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The Bell Jar Review

Sylvia Plath's The Bell Jar is about a young college student Esther Greenwood, who moves from Massachusetts to New York city for a month to work as a sponsored guest editor for a magazine. Unlike most girls who visit or live in New York, Esther Greenwood is not thrilled by the experiences or the gifts that are being showered on her by the sponsors. She feels deadened, unhappy, and unsatisfied. As things around her begin to affect her negatively rather than positively, she very slowly begins to lose her grip on reality.

When she returns back to Massachusetts and to her mother, her thought processes begins to be wild and erratic, and we can feel her mental state going slowly but steadily downhill. She attempts suicide but is rescued by her mother, and eventually, after a sponsor moves her to a fancier hospital, she starts to connect well with her new female psychiatrist, and slowly begins her journey to recovery.

The Bell Jar touches on several themes: mental illness, coming of age, gender inequality, and a lot more. Esther feels she cannot have a career as a writer, and still be what society expects of a woman her age: to marry and take care of the household. She observes the nods of approval and respect she gets from her mother and friends when she starts dating Buddy, nods she never got when she was merely a studious girl that received many awards and scholarships. Even Buddy, her boyfriend, expected her to eventually stop her writing and become a full-time mother when the time came. All these expectations does not sit well with Esther, and these feelings further increases her sense of alienation, further getting her trapped deep in her metaphoric bell jar.

Her coming of age is like no other in that she is depressed by what should normally count as new and exciting experiences for girls her age, yet she maintains brevity and dignity even in her gradual decline to depression and madness. She is rattled, feels misunderstood, and her psychiatrist - one who's supposed to be the most reliable person she can talk to and confide in - does not seem to pay attention to her words or try to understand her source of pain. There is something about her erratic thinking that is somewhat calm (in a crazed way); even as she thinks about the different ways she could take her life, there is still that dignified air about her that allows her to believe that her mind was better off 'shut down' rather than to continue to live a false existence with no purpose, a life shut in a bell jar, suffocating in her own 'foul air' with no means of escape.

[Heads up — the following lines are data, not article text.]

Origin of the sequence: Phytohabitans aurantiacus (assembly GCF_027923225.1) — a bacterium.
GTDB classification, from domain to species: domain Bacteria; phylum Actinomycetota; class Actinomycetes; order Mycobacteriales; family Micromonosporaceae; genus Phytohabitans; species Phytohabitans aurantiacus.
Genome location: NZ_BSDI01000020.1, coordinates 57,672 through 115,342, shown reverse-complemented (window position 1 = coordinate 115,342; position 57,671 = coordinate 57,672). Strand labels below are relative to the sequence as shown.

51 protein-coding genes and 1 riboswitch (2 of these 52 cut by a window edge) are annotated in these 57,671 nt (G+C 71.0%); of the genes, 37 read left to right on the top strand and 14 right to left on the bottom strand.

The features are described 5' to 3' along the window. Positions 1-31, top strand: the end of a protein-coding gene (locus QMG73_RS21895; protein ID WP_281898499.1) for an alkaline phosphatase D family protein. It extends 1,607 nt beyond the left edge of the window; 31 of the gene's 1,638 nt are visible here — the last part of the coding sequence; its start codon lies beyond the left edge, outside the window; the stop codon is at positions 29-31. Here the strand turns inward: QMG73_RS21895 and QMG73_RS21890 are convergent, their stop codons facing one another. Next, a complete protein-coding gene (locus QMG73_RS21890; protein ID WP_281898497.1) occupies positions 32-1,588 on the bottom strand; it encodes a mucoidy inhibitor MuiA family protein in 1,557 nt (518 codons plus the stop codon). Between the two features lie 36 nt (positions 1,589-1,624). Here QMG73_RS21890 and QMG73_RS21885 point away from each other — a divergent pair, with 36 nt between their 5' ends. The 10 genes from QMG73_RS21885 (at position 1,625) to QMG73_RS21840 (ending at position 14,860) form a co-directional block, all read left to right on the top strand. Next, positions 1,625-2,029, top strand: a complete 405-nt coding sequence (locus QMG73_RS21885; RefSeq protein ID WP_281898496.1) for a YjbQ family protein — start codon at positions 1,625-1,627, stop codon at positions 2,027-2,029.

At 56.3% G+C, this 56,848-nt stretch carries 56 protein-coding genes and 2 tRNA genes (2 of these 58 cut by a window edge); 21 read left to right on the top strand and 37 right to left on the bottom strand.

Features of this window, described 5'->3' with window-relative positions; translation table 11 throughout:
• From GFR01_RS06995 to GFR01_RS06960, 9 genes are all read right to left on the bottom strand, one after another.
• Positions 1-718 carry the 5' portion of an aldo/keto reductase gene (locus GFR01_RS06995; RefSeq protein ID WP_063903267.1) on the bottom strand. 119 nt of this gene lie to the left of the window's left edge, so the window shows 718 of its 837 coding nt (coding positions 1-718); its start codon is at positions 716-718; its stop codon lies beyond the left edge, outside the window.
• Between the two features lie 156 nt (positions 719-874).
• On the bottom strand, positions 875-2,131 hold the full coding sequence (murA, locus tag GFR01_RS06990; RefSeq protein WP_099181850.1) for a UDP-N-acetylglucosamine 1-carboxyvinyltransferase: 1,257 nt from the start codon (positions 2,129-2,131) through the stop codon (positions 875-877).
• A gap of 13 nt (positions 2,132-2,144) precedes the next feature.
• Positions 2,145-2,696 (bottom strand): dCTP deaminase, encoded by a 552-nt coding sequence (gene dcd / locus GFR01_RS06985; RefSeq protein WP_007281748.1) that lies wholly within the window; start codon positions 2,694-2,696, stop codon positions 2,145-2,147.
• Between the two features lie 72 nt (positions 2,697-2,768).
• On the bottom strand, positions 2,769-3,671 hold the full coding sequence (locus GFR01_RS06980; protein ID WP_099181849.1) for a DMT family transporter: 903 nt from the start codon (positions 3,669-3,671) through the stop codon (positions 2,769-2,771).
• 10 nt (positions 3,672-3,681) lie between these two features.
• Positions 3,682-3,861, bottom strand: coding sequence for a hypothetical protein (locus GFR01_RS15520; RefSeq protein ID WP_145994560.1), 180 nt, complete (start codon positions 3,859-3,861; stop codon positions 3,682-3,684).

Esther's life description lies very parallel to that of Plath, some of the details being indirect but actual happenings of her life events. Like Esther, Plath had also achieved a very successful college life, being a recipient to many prestigious prizes and scholarships. However she, just like Esther, also went through acute depression; it was after her first suicidal attempt that she wrote The Bell Jar, and we can see the reflection of her thoughts in Esther's. Plath leaves the novel open-ended, leaving us readers to wonder as to whether Esther's bell jar does return to trap her again. Sadly, it did return for Plath herself, as she attempted another suicide that proved fatal this time around.

This novel deserves all the recognition that it is due; its brilliance and authenticity is loud and clear. Plath was indeed a mastermind, and it is unfortunate that she had little confidence in her works, or in herself as a worthy woman and author. Indeed she was a true artist, a master composer especially when it came to poetry. It is only sad that she is not alive to see the great impact of her works today on literary minds worldwide!
To live is the rarest thing in the world. Most people exist, that is all.
--- Oscar Wilde

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This content was written by Ije Yvonne. If you wish to use this content in any manner, you need written permission. Contact Ije Yvonne for details.


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